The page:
Most of these studies however focussed on daily or 24-h rainfall. Design storm durations for some catchments, especially in urban areas, are often shorter than 24 h and require rainfall measured over shorter durations. Van Wageningen and Du Plessis (2007), analysing 5-min rainfall data for the Molteno reservoir rainfall station in Cape Town in the Western Cape over the period 1961-2003, found that the occurrence of rainfall events decreased from the 1990s, while the average magnitude of the 5-min events increased over the same period, indicating increasing intensities. It was uncertain if these results were unique to the single station used in the analysis, or indicated greater spatial significance, but the results support the contentions of Trenberth et al. (2003), who lay out the reasons for fewer rainfall events but with greater intensities that result from a warming climate.
The aim of the research presented in this paper is to expand on the work done by Van Wageningen and Du Plessis (2007), by analysing short-duration rainfall for more rainfall stations in order to ascerain whether there are any indications of a wider regional pattern to increasing rainfall intensities in the Western Cape and whether similar trends are observed in the rest of the country.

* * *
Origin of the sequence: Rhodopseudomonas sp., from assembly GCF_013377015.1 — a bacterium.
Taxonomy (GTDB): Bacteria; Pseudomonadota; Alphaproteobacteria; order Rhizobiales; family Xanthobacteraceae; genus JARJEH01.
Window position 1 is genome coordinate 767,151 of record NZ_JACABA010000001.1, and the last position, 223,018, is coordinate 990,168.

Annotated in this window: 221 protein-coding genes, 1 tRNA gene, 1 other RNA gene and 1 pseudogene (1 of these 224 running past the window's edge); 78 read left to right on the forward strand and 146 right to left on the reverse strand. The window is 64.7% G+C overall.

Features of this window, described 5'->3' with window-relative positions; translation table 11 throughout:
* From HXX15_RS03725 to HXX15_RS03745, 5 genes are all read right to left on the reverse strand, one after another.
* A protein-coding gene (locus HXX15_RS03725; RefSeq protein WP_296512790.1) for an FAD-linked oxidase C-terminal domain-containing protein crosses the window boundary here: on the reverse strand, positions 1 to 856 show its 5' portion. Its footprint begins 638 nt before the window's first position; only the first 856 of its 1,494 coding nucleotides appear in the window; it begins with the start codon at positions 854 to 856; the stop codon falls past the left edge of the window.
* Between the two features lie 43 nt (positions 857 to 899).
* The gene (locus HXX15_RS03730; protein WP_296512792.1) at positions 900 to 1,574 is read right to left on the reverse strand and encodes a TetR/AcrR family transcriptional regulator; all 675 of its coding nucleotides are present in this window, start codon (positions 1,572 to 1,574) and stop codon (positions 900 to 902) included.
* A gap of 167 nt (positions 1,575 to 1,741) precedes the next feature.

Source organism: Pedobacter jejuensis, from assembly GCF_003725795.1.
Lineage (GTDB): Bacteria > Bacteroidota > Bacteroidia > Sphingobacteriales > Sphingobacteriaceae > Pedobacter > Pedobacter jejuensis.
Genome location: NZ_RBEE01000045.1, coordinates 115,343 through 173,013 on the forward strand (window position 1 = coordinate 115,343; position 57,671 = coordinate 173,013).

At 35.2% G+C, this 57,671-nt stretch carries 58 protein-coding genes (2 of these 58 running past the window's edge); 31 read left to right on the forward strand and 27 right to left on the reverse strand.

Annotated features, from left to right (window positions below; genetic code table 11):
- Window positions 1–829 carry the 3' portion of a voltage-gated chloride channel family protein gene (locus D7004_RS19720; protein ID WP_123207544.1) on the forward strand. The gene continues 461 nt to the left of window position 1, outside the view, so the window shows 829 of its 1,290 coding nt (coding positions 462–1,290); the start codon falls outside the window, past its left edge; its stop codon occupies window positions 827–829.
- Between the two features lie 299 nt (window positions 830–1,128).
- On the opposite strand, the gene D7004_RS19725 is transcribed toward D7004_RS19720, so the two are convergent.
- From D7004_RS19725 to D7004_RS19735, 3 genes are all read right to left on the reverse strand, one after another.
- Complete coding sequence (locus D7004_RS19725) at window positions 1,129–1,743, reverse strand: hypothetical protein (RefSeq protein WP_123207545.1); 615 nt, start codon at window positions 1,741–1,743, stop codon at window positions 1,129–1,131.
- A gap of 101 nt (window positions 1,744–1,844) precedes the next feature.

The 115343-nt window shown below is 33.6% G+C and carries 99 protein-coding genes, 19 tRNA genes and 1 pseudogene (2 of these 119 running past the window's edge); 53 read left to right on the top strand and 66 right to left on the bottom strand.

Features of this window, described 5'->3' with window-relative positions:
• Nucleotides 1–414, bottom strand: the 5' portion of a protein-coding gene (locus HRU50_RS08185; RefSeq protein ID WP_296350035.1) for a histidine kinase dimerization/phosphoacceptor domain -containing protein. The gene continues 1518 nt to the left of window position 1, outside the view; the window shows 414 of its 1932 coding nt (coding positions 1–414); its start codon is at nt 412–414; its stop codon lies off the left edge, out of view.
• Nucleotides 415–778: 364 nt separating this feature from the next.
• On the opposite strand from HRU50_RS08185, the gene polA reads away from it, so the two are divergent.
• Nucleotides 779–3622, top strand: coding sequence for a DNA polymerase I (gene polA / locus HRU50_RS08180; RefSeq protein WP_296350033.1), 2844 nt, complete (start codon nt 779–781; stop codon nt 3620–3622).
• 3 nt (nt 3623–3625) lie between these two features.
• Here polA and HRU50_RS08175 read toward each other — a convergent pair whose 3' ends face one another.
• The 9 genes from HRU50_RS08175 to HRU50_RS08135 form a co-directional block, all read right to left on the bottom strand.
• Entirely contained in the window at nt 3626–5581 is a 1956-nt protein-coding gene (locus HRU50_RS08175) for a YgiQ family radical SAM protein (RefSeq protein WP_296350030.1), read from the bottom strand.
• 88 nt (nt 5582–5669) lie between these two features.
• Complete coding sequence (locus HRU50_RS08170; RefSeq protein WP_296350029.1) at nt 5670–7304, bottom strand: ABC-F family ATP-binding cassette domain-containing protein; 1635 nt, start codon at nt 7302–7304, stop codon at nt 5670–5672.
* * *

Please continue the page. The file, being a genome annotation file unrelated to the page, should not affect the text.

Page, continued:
Extreme value theory
Stormwater systems are designed to effectively drain rain-induced runoff for at least some extreme storm events. Intensity duration frequency (IDF) curves are typically used in stormwater design to determine a specific rainfall intensity for a corresponding storm duration value according to a specific probability of occurrence. IDF curves are typically derived by fitting statistical distributions to different storm duration rainfall data and obtaining the specific intensity design levels for the relevant return periods. Extreme storm events are, by definition, rare and show different behaviour to the overall rainfall behaviour. The use of improper statistical distributions to model extreme events could lead to the underestimation of an event which could lead to increased socio-economic costs through poor design, and loss of infrastructure and human life.